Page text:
Skip to main content

Four Metrics Every Transportation Company Should Be Tracking

front view of truck driving on road with cloudy sky in background

These days, thanks to the widespread availability of business intelligence solutions, transportation companies can track a staggering amount of metrics. But just because a company has the ability to monitor a metric, should they actually spend the time and effort to do so?

While there are many ways of approaching that question, in my experience, metrics worth measuring are both actionable and have an impact (direct or indirect) on a business’ bottom line. With that perspective established, below are a list of four metrics that fit the above criteria and, by extension, should be tracked by every transportation company.

On Time Delivery Percentage

When your customers place an order with you, they go into that transaction with a number of expectations. They expect the equipment they rented to be fully ready to be operated. They expect all of the assets they ordered to be included in the delivery. And above all else, because they keep tight schedules, they expect their delivery to be on time. When any of these expectations aren’t fulfilled to the tee, customers tend to become upset. Because of that, on time delivery percentage is a very effective gauge for measuring customer satisfaction.

Based on their on time delivery percentage, transportation companies can evaluate whether they have the capacity and efficiency to adequately support their customers’ demands. Lower rates of on time delivery fulfillment indicate that some force is impeding transportation operations. From there, it’s up to companies to identify the causes of their inefficiency and respond accordingly.

Average Rental Call Off to Pickup Time

The previous section of this blog post covered the importance of delivering equipment to customers on time. Well, it turns out that the exact opposite is of vital importance to transportation companies as well.

“Average rental call off to pickup time” is a fairly self-explanatory metric. To calculate it, a transportation company simply needs to determine how long it typically takes for them to recover an asset once it’s no longer by need their customers. The reason why this metric makes this list is because of how it indicates potentially risk to rental revenue and exposure to damage and theft. Simply put, the longer a called off asset languishes on a job site, the higher its risk of being harmed or stolen, and anything that can take assets out of action has the risk to diminish rental revenue. Should a company find that its average rental call off to pickup time is high, they should conduct a self-audit to identify process bottlenecks or resource shortages that might be responsible.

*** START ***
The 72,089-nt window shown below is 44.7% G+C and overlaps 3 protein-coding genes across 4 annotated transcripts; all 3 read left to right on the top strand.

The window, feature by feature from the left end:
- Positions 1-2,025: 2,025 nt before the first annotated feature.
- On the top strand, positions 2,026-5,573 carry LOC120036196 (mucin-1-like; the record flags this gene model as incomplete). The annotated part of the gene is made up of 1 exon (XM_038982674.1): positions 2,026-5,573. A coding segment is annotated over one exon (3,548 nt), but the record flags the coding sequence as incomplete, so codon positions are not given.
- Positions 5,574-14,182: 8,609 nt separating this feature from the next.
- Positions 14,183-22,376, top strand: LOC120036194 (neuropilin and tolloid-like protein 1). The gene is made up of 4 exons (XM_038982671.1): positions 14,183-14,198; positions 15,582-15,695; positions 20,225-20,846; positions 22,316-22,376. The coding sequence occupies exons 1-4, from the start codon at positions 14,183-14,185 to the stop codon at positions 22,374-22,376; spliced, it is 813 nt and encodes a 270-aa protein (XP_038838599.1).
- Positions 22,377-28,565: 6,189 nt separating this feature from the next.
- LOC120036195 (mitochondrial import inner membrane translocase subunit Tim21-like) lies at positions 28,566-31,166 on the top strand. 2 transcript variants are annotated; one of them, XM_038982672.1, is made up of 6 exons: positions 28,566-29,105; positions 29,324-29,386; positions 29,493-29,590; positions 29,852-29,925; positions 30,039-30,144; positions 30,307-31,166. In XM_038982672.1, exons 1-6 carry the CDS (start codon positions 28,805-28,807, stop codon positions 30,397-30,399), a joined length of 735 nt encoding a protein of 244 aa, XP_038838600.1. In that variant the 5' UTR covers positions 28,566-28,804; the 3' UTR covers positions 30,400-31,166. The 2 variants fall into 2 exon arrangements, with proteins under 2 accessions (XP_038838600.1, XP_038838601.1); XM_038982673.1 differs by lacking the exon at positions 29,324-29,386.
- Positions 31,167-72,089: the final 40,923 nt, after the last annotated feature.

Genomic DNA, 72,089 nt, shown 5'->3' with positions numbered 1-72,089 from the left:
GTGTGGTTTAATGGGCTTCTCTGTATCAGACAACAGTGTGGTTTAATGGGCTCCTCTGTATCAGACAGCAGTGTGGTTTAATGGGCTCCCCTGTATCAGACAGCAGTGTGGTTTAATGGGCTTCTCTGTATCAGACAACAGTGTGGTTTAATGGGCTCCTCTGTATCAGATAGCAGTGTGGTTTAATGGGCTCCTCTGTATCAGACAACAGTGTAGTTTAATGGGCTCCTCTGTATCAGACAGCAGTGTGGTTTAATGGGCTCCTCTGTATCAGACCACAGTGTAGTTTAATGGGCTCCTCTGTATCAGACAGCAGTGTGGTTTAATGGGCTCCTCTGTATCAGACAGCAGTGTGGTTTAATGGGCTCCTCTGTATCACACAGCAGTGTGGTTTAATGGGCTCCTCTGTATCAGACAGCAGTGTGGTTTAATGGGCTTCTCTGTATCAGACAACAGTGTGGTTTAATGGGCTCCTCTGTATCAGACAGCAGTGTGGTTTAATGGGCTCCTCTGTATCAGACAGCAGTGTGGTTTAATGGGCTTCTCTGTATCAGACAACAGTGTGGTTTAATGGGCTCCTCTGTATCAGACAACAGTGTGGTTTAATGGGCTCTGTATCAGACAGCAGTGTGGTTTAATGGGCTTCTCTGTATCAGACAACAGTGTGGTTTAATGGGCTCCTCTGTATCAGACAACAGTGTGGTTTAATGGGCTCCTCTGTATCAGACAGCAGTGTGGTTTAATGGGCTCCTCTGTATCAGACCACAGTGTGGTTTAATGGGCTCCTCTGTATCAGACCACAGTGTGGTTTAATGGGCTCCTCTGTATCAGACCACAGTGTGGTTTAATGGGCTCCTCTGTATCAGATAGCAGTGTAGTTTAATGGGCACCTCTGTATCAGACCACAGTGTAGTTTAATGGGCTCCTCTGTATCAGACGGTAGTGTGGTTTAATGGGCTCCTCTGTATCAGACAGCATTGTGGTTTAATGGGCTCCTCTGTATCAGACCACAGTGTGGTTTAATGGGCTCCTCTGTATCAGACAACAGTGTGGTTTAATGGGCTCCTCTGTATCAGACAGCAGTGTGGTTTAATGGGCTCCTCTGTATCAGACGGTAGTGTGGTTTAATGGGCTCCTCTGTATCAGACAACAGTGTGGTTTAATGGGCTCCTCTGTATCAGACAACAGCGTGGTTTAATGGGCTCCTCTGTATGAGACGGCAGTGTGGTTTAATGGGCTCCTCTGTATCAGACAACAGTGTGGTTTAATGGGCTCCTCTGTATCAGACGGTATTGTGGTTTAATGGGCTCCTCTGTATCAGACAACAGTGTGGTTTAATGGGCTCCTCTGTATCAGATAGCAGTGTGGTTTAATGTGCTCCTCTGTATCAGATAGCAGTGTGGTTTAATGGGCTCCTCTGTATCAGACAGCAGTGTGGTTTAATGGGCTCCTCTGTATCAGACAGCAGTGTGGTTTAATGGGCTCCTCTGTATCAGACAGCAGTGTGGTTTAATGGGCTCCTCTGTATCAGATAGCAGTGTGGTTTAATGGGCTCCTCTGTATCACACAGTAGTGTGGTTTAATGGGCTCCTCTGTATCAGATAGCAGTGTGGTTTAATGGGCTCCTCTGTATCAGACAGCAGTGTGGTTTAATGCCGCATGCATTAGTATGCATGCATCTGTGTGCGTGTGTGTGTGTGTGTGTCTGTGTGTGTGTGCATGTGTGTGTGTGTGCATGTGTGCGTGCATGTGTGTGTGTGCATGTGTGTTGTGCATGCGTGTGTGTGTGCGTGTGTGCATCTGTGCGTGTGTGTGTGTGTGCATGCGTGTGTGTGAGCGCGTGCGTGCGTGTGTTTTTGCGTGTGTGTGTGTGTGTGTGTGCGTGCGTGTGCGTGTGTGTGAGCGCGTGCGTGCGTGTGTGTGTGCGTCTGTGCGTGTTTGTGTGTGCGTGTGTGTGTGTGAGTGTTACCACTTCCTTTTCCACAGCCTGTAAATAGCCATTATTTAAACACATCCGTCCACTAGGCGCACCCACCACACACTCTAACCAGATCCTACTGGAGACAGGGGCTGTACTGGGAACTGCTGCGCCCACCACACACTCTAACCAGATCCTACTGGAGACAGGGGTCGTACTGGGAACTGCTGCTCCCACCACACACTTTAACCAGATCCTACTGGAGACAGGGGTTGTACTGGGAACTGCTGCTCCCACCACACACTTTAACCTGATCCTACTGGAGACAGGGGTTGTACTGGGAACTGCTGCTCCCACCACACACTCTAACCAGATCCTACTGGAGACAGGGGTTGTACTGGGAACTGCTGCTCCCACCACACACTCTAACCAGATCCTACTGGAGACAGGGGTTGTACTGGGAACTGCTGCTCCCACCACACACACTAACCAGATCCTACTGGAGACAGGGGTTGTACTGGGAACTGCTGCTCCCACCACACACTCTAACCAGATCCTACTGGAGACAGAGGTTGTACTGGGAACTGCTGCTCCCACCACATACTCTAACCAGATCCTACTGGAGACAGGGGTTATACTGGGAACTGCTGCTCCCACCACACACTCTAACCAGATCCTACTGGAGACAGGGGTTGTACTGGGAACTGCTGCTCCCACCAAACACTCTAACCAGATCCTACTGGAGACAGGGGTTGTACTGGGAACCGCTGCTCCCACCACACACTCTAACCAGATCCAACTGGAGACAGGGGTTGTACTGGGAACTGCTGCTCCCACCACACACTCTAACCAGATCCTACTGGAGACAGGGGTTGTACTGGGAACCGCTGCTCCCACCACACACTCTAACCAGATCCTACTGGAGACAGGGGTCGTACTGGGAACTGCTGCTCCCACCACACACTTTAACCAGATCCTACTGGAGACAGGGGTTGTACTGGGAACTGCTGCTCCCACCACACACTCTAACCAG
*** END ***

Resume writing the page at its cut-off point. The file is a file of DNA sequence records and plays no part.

Internal Transfer Percentage

For transportation companies with multiple locations, striking the right fleet availability balance across their branches can be tricky. What’s more, it can often be difficult to see that assets are unevenly distributed simply because branches are primarily focused on themselves (and not as their organization as a whole).

Thankfully, internal transfer percentage is a metric that provides sheds a lot of light on this issue. A higher internal percentage indicates that equipment assigned to suboptimal locations could be leading to decreased availability and increased transportation costs.

Transportation Recovery Percentage

Finally, our last metric pertains to an aspect of transportation operations that can be easily overlooked. Moving equipment to and from customer job sites isn’t without cost, and as a result, transportation companies charge for this service. Transportation recovery percentage measures the degree to which these costs are covered by charges to customers. Lower percentages are often indicative that transportation is being given away or is being insufficiently priced. By charging more appropriately, transportation companies can offset a significant aspect of their day-to-day operations.

Share Post